Cactus World News: Frank Kearns talks about new album ‘Found’

Cactus World News emerged in 1984 as the Irish band most likely to follow U2 on the road to international success. They had all the right connections but more importantly, had the songs and the sound that made them ideal candidates for graduating to the major leagues. Debut single ‘The Bridge’ was an impressive opening shot – stirring, anthemic guitar rock and debut album ‘Urban Beaches’ served only to cement the impression that CWN were a band ready to make a big leap forward.

Released on MCA Records, the album sold well, but a change in label personnel led to a familiar story – the band didn’t find favour with the new regime and follow up album ‘No Shelter’ sat gathering dust before being released many years after it was recorded. Now, some 25 years after their last release, the band have compiled a collection of rare and unreleased tracks, another chapter to the CWN story that is sure to satisfy their loyal fan base.

Guitarist Frank Kearns took the time to talk to us about the band, their history and the upcoming release of ‘Found’ following a pledgemusic campaign.

Thanks for taking the time to talk to us Frank – its been almost 25 years since the release of anything by the band – tell us a little about how the idea to put out this album of rarities and unreleased tracks came about?
The story of ‘Found’ begins back in 2004 when we discovered a bunch of Cactus tracks that were never released and felt there was enough for at least an albums worth so we set about collecting the tapes but then life intervened, family, kids you know the way, so we never actually managed to realise the ambition until now.

How difficult was it to pull together a project of this nature? I would imagine aside from the logistical difficulties of finding master tapes, filtering out what was usable, etc., there were also difficulties in getting everyone who was involved to agree on what should be released and how it should be presented to the world?
In 1999 I negotiated the license to all our recorded works from MCA and thus inherited all the MCA recorded material. By 2000 it was agreed that myself and Eoin would set up a website and allow fans to buy cds online. At this point original Urban Beaches cds were going for $120/130 on ebay so we knew there would be some kind of market for a rerelease of Urban Beaches in its expanded form.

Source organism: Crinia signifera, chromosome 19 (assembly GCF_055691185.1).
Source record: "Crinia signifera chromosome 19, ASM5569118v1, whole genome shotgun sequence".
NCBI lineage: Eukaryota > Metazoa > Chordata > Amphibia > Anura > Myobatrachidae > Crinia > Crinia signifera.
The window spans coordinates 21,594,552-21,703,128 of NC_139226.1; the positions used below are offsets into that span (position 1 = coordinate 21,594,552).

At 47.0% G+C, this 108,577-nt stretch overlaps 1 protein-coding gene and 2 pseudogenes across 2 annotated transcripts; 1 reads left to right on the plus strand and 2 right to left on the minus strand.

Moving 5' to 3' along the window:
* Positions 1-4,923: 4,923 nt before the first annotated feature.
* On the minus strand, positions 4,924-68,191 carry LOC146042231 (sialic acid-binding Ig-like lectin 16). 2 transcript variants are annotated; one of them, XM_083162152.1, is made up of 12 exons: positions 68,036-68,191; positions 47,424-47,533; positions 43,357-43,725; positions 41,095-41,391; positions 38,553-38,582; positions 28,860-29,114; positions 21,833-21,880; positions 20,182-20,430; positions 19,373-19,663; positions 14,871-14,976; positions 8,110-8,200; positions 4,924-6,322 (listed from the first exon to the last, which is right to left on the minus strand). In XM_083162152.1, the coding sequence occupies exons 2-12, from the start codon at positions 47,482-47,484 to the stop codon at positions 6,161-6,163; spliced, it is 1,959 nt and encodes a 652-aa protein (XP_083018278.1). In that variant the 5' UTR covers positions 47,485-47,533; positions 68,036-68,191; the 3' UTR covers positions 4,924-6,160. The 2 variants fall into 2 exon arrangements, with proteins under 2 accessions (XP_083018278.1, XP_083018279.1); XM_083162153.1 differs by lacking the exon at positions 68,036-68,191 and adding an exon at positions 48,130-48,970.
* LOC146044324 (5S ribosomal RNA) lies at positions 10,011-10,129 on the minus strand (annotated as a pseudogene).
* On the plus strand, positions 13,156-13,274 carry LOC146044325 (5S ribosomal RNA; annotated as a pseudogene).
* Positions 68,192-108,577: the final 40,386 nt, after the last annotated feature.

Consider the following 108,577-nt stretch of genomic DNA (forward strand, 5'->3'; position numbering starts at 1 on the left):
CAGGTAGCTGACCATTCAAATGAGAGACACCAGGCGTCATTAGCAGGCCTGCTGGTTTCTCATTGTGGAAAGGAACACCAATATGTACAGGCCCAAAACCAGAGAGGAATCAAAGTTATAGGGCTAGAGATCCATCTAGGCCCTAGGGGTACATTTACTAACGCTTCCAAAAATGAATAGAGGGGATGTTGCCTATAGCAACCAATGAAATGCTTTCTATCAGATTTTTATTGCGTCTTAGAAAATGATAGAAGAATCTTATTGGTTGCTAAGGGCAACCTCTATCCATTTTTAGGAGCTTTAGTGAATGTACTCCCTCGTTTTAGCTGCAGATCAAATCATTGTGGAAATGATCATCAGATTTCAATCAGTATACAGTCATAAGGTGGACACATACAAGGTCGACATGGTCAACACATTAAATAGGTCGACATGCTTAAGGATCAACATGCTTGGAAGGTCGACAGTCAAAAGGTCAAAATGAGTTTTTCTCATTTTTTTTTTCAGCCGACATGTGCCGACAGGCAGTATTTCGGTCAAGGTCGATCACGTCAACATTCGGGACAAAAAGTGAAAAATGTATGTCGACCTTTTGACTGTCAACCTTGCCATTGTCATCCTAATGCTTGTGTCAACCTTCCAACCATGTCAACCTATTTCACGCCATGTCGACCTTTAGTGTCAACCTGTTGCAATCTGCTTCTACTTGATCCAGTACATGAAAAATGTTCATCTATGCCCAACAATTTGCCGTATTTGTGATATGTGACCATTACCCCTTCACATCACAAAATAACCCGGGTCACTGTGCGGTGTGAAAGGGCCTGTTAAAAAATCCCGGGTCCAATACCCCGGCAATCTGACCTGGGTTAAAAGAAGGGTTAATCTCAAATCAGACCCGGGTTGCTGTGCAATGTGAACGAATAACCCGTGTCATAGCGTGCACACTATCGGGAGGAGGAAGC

The success of this rerelease encouraged us to release No Shelter and now Found. Historically, CWN split in 1990 and we continued with other musicians until we halted operations in 1991. When we originally looked into the viability of this Found project we discovered that some of the tapes had degraded due to age and storage conditions and in some cases we had to do emergency restoration work just to figure out if the tracks could be up to the release quality.Cactus World News

What material on the upcoming album do you think will be of particular interest to fans?
People who enjoyed the Urban Beaches album will be happy with most of the songs slated for Found and while it does contain tracks such as 12 inch ‘Years Later’ mix and songs such as ‘Hurry Back’ and 12 inch ‘Worlds Apart’, it also has really great tunes such as ‘1975’ and ‘No Time’.

You are using a Pledgemusic campaign to fund the album release – what do you think of the whole concept of this? It is something that is relatively new and do you think that another threat to the record companies traditional stranglehold on how music is distributed.
Pledgemusic is not only a crowd funding platform but also a way to communicate directly with fans as the project develops. I think there is a growing bunch of people out there who want to support bands like ourselves releasing old material.

They appreciate that in the absence of a meaningful record deal there are little options for funding the recording and release of any material. For us, the chance of actually being able to fund the Found project from fans making pledges was exciting and motivating. There was now a way forward.

Cactus World News emerged in the eighties when bands sole focus was on securing a record deal. Do you think there has been a big shift in emphasis for bands now with technology allowing bands to cheaply record, distribute and promote their own music?
For sure, technology has allowed easy access to recording equipment but you still need engineers and producers with experienced ears to make a recording that will be listenable. It all depends on the act. Most bands need a room to record in. That room has to be acoustically balanced otherwise you end up with the classic honky demo problem. In other words the basics still apply, talented ears recording great players playing great songs.